A Lioness Den

Visual Magnetics builds a crafty pop-up space for Lady Project Summit.

Ever worked for a woman with a type A personality? (Or been married to one?) Now imagine 170 of these perfectionists gathered in one place. You have an area that totals less than 100 square feet to set up a store where they can market their entrepreneurial wares. You’re in Providence, Rhode Island, the crafty, creative capital of America, so the space has to feel DIY in addition to being polished and perfect. You have one day to install your look. Oh, and Olympic figure skater and keynote speaker Michelle Kwan will probably be stopping by, so no pressure.

But Lady Project co-founder Sierra Barter knew her college friend and, incidentally, creative director at Visual Magnetics (, Tori Deetz, would be up for the challenge. She phoned Deetz and asked for a small favor: a one-day pop-up store for the second annual Lady Project Summit.

The Lady Project – the self-proclaimed “‘Old Boy’s Club’ for fabulous women” – is a non-profit organization where inspiring women can connect with one another and showcase their hard work. The pop-up store would be a chance for local Providence members to do just that, sharing their products with the summit attendees.

So Deetz set to work, collaborating with Sarah Dillonaire, creative director for the Lady Project, to come up with a design that would both complement the ladies’ products – from vintage clothing to handmade cross-stitch work – and reflect Providence’s creative side. They didn’t want to create just a pretty space, either, but a purposeful, branded feel that would echo the celebration of womanhood that is the Lady Project. It’s the same type of request print providers seem to be hearing a lot of these days.

“Point-of-purchase is moving and becoming more agile,” says Visual Magnetics’ public relations manager Naomi Mukai. “More and more, you see retailers and even corporate, non-retail brands really thinking about the entire branded environment.”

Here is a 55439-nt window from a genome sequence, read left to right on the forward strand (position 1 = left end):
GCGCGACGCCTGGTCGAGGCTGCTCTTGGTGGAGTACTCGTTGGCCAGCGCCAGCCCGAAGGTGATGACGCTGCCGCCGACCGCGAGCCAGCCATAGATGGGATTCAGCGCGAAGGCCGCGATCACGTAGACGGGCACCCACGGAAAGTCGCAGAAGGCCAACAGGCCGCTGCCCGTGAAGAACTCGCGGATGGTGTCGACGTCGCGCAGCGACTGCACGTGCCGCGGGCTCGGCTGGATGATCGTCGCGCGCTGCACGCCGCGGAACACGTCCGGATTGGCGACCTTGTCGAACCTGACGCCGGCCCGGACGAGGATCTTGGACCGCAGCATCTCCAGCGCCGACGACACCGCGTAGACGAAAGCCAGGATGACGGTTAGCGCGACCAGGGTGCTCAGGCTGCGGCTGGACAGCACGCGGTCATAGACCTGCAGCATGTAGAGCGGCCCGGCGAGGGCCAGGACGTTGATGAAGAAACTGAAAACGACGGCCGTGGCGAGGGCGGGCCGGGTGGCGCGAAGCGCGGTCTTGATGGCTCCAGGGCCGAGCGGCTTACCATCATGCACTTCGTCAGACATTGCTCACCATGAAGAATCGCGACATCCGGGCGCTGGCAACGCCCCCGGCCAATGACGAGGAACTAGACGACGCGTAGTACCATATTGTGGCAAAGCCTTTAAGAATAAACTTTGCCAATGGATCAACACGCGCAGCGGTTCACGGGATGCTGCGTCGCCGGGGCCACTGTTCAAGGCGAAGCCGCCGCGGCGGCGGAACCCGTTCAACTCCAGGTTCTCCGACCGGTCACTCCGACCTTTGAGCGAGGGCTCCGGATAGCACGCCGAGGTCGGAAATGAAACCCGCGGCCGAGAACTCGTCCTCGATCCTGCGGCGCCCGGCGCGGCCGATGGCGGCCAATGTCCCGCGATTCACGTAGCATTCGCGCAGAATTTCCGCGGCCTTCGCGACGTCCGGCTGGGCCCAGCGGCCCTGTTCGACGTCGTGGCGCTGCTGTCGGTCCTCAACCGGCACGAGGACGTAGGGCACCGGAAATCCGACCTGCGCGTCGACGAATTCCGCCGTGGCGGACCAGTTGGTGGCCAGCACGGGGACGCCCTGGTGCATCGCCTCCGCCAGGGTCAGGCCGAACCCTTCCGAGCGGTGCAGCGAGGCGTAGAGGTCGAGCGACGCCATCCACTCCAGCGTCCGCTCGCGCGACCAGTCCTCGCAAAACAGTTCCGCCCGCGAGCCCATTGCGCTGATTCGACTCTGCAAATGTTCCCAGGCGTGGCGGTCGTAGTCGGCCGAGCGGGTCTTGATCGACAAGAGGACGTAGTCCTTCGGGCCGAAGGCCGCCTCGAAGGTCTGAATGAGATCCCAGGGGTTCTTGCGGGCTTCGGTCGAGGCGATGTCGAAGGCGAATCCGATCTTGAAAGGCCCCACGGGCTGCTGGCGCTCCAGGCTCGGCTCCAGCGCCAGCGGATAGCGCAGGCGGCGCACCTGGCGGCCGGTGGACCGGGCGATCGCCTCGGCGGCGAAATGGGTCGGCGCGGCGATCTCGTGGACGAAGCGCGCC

The design also had to show up well when printed on two 9 x 8-foot walls and one 10 x 8-foot wall that would make up the frame for the pop-up store. The space was built of three VM-Walls, Visual Magnetics’ lightweight, magnetic-receptive walls that allowed for quick set-up and adjustment of the entire look. Deetz and Dillonaire came up with a pastel, zig-zag pattern that was printed on VM-Luna 14 wallcovering material, and a matching watercolor look for the fixtures throughout the store, printed on VM-PolyEight. The back wall was covered with an unprinted, maple veneer.

Visual Magnetics usually coordinates with other print providers, says Mukai, “but we do have a full print shop at our Menden headquarters, and for special jobs we will do our own printing.” The graphics were printed over the course of a few days on a Mimaki UJV-160 and an HP Latex L26500, and installed the day before the event.

See other great P-O-P projects from our April/May issue:

Two Images Are Better than One
Deck the Walls, and Floors, and Elevators
Planning Paramount in Multifaceted Campaign
Have Printers, Will Travel

View more from this Screen Printing issue